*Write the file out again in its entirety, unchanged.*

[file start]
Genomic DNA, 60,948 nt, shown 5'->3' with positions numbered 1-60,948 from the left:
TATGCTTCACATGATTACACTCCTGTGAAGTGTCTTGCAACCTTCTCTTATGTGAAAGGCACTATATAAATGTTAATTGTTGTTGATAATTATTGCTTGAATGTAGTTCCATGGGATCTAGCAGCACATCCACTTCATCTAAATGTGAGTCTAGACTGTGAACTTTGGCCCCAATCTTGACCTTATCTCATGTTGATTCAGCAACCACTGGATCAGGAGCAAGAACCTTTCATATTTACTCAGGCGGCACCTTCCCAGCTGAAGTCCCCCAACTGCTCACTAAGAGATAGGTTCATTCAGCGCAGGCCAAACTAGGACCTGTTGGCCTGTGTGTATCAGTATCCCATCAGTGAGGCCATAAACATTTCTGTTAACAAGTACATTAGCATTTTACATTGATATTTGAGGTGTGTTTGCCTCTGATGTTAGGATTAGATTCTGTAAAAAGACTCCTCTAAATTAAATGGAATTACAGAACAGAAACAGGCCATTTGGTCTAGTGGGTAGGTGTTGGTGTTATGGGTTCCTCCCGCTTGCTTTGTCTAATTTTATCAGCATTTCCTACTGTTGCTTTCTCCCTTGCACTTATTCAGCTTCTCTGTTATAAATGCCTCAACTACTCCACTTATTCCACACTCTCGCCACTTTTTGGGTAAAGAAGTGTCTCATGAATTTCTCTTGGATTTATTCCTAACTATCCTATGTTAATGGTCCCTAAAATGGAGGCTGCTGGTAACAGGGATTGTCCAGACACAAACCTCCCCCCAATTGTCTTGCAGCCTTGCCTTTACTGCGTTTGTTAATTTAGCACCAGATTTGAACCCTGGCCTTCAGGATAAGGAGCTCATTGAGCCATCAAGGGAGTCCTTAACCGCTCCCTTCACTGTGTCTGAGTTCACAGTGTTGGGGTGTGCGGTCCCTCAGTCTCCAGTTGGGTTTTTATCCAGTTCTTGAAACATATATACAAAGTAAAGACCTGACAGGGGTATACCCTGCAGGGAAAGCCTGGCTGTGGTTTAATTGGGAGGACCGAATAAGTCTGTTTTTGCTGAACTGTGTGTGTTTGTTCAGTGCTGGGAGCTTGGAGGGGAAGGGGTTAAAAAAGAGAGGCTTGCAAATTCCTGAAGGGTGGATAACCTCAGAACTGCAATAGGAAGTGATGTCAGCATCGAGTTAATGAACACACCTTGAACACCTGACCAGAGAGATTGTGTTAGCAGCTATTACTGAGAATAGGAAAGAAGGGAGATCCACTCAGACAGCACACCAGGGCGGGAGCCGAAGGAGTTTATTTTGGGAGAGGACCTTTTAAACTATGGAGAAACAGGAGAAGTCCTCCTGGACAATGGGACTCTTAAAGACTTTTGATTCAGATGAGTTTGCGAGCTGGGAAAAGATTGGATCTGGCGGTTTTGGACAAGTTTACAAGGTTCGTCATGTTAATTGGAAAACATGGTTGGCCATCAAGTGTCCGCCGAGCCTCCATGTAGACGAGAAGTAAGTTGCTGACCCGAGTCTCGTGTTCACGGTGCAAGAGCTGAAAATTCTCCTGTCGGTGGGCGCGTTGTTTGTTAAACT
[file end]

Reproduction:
Genomic DNA, 60,948 nt, shown 5'->3' with positions numbered 1-60,948 from the left:
TATGCTTCACATGATTACACTCCTGTGAAGTGTCTTGCAACCTTCTCTTATGTGAAAGGCACTATATAAATGTTAATTGTTGTTGATAATTATTGCTTGAATGTAGTTCCATGGGATCTAGCAGCACATCCACTTCATCTAAATGTGAGTCTAGACTGTGAACTTTGGCCCCAATCTTGACCTTATCTCATGTTGATTCAGCAACCACTGGATCAGGAGCAAGAACCTTTCATATTTACTCAGGCGGCACCTTCCCAGCTGAAGTCCCCCAACTGCTCACTAAGAGATAGGTTCATTCAGCGCAGGCCAAACTAGGACCTGTTGGCCTGTGTGTATCAGTATCCCATCAGTGAGGCCATAAACATTTCTGTTAACAAGTACATTAGCATTTTACATTGATATTTGAGGTGTGTTTGCCTCTGATGTTAGGATTAGATTCTGTAAAAAGACTCCTCTAAATTAAATGGAATTACAGAACAGAAACAGGCCATTTGGTCTAGTGGGTAGGTGTTGGTGTTATGGGTTCCTCCCGCTTGCTTTGTCTAATTTTATCAGCATTTCCTACTGTTGCTTTCTCCCTTGCACTTATTCAGCTTCTCTGTTATAAATGCCTCAACTACTCCACTTATTCCACACTCTCGCCACTTTTTGGGTAAAGAAGTGTCTCATGAATTTCTCTTGGATTTATTCCTAACTATCCTATGTTAATGGTCCCTAAAATGGAGGCTGCTGGTAACAGGGATTGTCCAGACACAAACCTCCCCCCAATTGTCTTGCAGCCTTGCCTTTACTGCGTTTGTTAATTTAGCACCAGATTTGAACCCTGGCCTTCAGGATAAGGAGCTCATTGAGCCATCAAGGGAGTCCTTAACCGCTCCCTTCACTGTGTCTGAGTTCACAGTGTTGGGGTGTGCGGTCCCTCAGTCTCCAGTTGGGTTTTTATCCAGTTCTTGAAACATATATACAAAGTAAAGACCTGACAGGGGTATACCCTGCAGGGAAAGCCTGGCTGTGGTTTAATTGGGAGGACCGAATAAGTCTGTTTTTGCTGAACTGTGTGTGTTTGTTCAGTGCTGGGAGCTTGGAGGGGAAGGGGTTAAAAAAGAGAGGCTTGCAAATTCCTGAAGGGTGGATAACCTCAGAACTGCAATAGGAAGTGATGTCAGCATCGAGTTAATGAACACACCTTGAACACCTGACCAGAGAGATTGTGTTAGCAGCTATTACTGAGAATAGGAAAGAAGGGAGATCCACTCAGACAGCACACCAGGGCGGGAGCCGAAGGAGTTTATTTTGGGAGAGGACCTTTTAAACTATGGAGAAACAGGAGAAGTCCTCCTGGACAATGGGACTCTTAAAGACTTTTGATTCAGATGAGTTTGCGAGCTGGGAAAAGATTGGATCTGGCGGTTTTGGACAAGTTTACAAGGTTCGTCATGTTAATTGGAAAACATGGTTGGCCATCAAGTGTCCGCCGAGCCTCCATGTAGACGAGAAGTAAGTTGCTGACCCGAGTCTCGTGTTCACGGTGCAAGAGCTGAAAATTCTCCTGTCGGTGGGCGCGTTGTTTGTTAAACT